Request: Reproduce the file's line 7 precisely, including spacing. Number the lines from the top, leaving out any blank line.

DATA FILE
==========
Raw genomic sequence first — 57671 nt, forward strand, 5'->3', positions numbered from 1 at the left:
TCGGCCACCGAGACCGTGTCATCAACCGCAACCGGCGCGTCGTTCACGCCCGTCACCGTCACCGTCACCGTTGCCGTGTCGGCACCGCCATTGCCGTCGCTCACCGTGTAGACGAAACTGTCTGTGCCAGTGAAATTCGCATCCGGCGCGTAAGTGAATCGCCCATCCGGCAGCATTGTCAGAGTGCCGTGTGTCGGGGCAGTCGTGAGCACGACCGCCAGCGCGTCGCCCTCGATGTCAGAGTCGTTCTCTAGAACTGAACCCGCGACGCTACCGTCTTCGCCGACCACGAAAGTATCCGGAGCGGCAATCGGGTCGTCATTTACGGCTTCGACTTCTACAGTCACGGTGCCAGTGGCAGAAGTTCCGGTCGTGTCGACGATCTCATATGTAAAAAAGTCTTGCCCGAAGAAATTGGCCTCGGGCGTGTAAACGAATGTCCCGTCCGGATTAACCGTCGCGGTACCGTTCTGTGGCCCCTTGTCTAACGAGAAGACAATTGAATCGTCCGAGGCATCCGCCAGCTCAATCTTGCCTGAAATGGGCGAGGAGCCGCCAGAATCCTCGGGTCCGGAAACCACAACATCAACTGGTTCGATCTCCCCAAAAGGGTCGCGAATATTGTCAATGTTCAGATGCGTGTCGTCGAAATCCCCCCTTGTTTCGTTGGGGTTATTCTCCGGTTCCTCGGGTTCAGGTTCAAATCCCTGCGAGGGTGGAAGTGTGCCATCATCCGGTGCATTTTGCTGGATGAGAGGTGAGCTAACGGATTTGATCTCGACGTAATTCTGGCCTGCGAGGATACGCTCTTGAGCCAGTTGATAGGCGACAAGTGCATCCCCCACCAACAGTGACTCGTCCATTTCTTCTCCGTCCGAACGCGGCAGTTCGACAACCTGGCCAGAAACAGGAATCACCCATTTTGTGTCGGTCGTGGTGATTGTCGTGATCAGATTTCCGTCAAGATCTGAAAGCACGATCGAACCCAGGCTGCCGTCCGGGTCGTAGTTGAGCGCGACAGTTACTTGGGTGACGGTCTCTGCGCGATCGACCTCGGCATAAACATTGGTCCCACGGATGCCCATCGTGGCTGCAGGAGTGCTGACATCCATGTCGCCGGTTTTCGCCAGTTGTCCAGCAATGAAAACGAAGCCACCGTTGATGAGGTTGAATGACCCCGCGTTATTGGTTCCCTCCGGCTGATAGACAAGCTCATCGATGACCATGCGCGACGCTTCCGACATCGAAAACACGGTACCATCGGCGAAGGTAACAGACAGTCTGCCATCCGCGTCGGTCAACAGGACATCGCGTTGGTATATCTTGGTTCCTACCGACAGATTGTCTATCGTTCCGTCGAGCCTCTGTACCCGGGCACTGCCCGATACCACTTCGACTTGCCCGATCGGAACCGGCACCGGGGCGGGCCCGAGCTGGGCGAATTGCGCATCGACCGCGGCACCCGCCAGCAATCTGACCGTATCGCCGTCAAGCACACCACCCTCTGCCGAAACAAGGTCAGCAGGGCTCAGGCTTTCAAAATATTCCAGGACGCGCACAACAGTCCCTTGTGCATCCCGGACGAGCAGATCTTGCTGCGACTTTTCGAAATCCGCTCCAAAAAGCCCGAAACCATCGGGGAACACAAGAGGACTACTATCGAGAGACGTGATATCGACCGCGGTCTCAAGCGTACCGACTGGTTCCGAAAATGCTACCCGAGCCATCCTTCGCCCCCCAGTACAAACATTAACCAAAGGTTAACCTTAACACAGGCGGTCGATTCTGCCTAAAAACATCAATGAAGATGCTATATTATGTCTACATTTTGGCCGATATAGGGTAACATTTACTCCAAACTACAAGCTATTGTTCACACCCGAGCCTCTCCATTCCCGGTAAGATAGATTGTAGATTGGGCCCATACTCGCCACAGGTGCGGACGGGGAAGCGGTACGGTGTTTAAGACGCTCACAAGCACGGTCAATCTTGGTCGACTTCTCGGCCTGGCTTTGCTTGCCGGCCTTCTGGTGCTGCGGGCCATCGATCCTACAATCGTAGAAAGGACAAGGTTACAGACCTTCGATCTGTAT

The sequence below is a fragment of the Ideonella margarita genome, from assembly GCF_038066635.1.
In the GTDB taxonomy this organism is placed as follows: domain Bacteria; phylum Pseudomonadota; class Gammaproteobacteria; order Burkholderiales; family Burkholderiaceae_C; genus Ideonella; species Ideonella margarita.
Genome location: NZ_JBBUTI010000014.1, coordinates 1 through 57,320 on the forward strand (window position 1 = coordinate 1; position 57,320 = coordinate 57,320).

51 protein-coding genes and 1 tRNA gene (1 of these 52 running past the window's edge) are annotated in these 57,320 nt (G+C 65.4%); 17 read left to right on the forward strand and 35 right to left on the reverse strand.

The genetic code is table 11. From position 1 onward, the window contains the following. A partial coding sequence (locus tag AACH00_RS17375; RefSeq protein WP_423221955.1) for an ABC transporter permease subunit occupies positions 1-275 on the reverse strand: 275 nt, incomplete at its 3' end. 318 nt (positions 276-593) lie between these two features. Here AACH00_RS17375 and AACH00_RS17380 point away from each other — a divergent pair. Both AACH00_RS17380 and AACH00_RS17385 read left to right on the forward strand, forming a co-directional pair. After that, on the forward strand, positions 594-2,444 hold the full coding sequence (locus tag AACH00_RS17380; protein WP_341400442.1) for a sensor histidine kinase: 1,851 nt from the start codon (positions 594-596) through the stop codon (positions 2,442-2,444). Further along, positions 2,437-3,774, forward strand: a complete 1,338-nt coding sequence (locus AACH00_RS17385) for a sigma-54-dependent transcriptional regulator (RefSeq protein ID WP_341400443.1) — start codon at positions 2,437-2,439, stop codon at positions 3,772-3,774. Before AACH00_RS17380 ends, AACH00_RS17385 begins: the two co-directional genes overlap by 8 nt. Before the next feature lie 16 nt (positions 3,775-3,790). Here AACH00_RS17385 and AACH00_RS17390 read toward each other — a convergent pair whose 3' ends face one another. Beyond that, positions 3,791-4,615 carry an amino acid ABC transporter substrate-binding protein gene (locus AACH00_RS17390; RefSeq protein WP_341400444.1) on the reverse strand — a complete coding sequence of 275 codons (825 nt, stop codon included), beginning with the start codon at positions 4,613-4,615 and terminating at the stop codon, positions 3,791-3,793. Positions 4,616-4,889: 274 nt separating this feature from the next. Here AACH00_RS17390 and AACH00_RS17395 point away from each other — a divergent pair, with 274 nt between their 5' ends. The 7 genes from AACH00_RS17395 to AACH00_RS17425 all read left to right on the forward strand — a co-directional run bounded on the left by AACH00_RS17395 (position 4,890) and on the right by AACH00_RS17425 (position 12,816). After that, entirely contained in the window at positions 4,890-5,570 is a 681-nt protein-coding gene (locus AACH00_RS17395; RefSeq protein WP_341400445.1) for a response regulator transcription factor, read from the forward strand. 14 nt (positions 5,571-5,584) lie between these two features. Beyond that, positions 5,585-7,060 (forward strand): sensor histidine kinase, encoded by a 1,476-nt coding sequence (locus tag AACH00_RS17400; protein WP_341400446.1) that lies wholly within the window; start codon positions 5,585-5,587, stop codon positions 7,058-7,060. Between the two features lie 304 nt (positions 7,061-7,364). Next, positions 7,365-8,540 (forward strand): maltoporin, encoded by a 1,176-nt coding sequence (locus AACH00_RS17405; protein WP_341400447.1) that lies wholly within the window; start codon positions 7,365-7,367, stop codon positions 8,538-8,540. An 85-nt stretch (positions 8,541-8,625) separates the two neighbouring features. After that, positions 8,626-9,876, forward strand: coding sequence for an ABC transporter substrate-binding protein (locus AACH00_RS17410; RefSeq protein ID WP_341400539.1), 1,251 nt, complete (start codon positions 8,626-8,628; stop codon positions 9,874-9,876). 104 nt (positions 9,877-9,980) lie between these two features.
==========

The genetic code is table 11. From position 1 onward, the window contains the following. A partial coding sequence (locus tag AACH00_RS17375; RefSeq protein WP_423221955.1) for an ABC transporter permease subunit occupies positions 1-275 on the reverse strand: 275 nt, incomplete at its 3' end. 318 nt (positions 276-593) lie between these two features. Here AACH00_RS17375 and AACH00_RS17380 point away from each other — a divergent pair. Both AACH00_RS17380 and AACH00_RS17385 read left to right on the forward strand, forming a co-directional pair. After that, on the forward strand, positions 594-2,444 hold the full coding sequence (locus tag AACH00_RS17380; protein WP_341400442.1) for a sensor histidine kinase: 1,851 nt from the start codon (positions 594-596) through the stop codon (positions 2,442-2,444). Further along, positions 2,437-3,774, forward strand: a complete 1,338-nt coding sequence (locus AACH00_RS17385) for a sigma-54-dependent transcriptional regulator (RefSeq protein ID WP_341400443.1) — start codon at positions 2,437-2,439, stop codon at positions 3,772-3,774. Before AACH00_RS17380 ends, AACH00_RS17385 begins: the two co-directional genes overlap by 8 nt. Before the next feature lie 16 nt (positions 3,775-3,790). Here AACH00_RS17385 and AACH00_RS17390 read toward each other — a convergent pair whose 3' ends face one another. Beyond that, positions 3,791-4,615 carry an amino acid ABC transporter substrate-binding protein gene (locus AACH00_RS17390; RefSeq protein WP_341400444.1) on the reverse strand — a complete coding sequence of 275 codons (825 nt, stop codon included), beginning with the start codon at positions 4,613-4,615 and terminating at the stop codon, positions 3,791-3,793. Positions 4,616-4,889: 274 nt separating this feature from the next. Here AACH00_RS17390 and AACH00_RS17395 point away from each other — a divergent pair, with 274 nt between their 5' ends. The 7 genes from AACH00_RS17395 to AACH00_RS17425 all read left to right on the forward strand — a co-directional run bounded on the left by AACH00_RS17395 (position 4,890) and on the right by AACH00_RS17425 (position 12,816). After that, entirely contained in the window at positions 4,890-5,570 is a 681-nt protein-coding gene (locus AACH00_RS17395; RefSeq protein WP_341400445.1) for a response regulator transcription factor, read from the forward strand. 14 nt (positions 5,571-5,584) lie between these two features. Beyond that, positions 5,585-7,060 (forward strand): sensor histidine kinase, encoded by a 1,476-nt coding sequence (locus tag AACH00_RS17400; protein WP_341400446.1) that lies wholly within the window; start codon positions 5,585-5,587, stop codon positions 7,058-7,060. Between the two features lie 304 nt (positions 7,061-7,364). Next, positions 7,365-8,540 (forward strand): maltoporin, encoded by a 1,176-nt coding sequence (locus AACH00_RS17405; protein WP_341400447.1) that lies wholly within the window; start codon positions 7,365-7,367, stop codon positions 8,538-8,540. An 85-nt stretch (positions 8,541-8,625) separates the two neighbouring features. After that, positions 8,626-9,876, forward strand: coding sequence for an ABC transporter substrate-binding protein (locus AACH00_RS17410; RefSeq protein ID WP_341400539.1), 1,251 nt, complete (start codon positions 8,626-8,628; stop codon positions 9,874-9,876). 104 nt (positions 9,877-9,980) lie between these two features.